Q: We have a little “debate” going on — friendly — about whether a deacon can receive a person into the Church in danger of death. I don’t see this possibility mentioned anywhere in the ritual books. I also consulted your book,Celebrating Initiation: A Guide for Priests. Granted it is a guide for priests, but you don’t mention deacons — and you don’t have a chapter regarding the reception of a person in danger of death. I think that canon 844 would take care of this — if a priest were present. I don’t see a deacon having this faculty — perhaps because reception is tied so closely to Confirmation and perhaps a previous celebration of Penance?
Any thoughts or clarifications? Thanks again for your time!
A: The rite of reception says that the bishop receives baptized Christians into the full communion of the Catholic Church, but he may entrust the responsibility to a priest (RCIA 480). There is never any mention that a deacon has this faculty, even in danger of death.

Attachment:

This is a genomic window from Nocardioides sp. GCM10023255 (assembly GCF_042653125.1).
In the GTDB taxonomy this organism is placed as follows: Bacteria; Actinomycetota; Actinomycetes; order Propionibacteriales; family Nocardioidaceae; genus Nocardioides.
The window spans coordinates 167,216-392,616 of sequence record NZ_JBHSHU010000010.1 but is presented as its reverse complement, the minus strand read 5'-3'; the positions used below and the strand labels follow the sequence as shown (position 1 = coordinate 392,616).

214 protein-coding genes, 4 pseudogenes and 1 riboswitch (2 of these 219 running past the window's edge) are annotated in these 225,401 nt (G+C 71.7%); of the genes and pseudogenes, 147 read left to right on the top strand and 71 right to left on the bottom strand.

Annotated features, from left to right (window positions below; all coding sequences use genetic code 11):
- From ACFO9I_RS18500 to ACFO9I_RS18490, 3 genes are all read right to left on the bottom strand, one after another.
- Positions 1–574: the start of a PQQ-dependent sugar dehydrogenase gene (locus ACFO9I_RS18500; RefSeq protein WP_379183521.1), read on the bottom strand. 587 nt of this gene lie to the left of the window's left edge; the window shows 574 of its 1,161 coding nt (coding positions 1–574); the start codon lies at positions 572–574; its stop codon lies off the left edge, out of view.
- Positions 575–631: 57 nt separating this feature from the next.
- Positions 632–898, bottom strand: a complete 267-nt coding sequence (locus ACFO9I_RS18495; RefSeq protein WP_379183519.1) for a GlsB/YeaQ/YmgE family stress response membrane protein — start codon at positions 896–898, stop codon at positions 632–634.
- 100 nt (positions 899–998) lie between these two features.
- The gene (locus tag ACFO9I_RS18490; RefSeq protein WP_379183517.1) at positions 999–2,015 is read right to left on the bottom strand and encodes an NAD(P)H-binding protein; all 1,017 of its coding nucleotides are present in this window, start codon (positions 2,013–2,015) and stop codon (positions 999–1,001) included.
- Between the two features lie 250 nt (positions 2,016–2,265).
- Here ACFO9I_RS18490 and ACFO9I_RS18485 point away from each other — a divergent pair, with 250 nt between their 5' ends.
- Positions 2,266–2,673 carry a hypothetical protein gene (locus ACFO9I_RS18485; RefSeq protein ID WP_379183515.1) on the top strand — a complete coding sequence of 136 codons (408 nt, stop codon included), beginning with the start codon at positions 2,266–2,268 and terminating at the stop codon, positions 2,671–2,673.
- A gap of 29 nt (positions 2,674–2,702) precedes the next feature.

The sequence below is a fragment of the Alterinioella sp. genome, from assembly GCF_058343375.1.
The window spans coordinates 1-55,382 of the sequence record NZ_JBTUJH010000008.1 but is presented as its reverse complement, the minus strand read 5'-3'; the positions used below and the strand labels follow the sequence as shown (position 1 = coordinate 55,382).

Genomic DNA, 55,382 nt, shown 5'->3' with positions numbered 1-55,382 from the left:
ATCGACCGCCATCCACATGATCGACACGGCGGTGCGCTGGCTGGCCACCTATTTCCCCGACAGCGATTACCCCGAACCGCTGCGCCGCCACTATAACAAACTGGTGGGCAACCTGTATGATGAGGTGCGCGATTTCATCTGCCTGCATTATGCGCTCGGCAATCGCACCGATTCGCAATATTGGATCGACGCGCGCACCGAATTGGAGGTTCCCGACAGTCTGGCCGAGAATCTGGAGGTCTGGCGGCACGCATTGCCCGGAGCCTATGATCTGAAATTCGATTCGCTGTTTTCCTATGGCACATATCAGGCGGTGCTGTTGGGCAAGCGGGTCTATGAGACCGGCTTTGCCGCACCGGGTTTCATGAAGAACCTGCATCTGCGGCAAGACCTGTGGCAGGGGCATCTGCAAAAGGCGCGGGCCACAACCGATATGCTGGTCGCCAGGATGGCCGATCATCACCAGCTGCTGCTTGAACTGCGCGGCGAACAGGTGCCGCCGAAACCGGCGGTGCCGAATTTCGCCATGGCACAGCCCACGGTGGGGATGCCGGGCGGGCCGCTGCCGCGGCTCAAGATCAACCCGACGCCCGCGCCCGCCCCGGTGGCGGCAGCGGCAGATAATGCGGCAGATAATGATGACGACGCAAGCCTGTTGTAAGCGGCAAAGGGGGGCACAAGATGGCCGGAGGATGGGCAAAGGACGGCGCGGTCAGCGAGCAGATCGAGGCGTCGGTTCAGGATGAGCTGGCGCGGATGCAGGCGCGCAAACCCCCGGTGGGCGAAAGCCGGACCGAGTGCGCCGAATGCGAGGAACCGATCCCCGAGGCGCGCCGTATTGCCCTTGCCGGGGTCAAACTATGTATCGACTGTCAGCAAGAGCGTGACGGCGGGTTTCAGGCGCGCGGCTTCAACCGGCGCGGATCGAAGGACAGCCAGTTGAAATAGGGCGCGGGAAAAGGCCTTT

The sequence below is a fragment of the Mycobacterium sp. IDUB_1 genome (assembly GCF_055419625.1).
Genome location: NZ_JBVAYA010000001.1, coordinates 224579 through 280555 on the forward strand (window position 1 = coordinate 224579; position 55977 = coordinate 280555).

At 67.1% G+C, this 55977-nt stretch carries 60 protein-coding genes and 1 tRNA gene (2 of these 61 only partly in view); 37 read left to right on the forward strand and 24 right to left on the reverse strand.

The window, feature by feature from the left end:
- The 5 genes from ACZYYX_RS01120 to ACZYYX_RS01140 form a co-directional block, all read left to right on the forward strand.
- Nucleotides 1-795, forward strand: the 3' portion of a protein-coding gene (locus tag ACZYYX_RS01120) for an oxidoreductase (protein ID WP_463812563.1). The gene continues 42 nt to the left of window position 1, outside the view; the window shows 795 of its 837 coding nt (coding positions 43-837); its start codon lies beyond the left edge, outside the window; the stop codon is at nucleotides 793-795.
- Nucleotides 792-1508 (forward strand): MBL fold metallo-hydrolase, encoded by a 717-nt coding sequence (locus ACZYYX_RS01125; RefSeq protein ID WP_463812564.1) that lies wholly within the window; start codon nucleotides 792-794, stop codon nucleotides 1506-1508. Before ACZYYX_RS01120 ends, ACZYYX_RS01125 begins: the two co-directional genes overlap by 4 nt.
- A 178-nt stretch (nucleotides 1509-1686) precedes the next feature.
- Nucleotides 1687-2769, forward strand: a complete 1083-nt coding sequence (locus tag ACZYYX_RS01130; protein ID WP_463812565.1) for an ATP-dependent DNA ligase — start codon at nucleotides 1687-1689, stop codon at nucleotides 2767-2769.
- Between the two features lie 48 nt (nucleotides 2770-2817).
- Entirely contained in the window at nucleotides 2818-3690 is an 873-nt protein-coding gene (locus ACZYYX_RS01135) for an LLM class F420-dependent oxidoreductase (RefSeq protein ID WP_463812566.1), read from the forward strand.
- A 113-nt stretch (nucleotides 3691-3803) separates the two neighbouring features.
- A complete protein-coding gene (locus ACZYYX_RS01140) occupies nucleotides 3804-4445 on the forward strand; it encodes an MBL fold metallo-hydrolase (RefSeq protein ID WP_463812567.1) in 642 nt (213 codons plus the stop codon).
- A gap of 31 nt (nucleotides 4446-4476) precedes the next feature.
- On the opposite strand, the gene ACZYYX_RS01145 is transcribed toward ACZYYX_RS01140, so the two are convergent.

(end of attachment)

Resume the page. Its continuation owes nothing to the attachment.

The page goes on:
As you point out, under certain circumstances a deacon may give communion to a non-Catholic Christian in danger of death. That’s the most important sacrament a person can receive at that time.
In history, this ceremony has roots in liturgies of reconciliation, so it has always had a priest presider. The attachment of confirmation to the rite of reception is fairly recent, but strengthens the position that the celebrant needs to be a priest.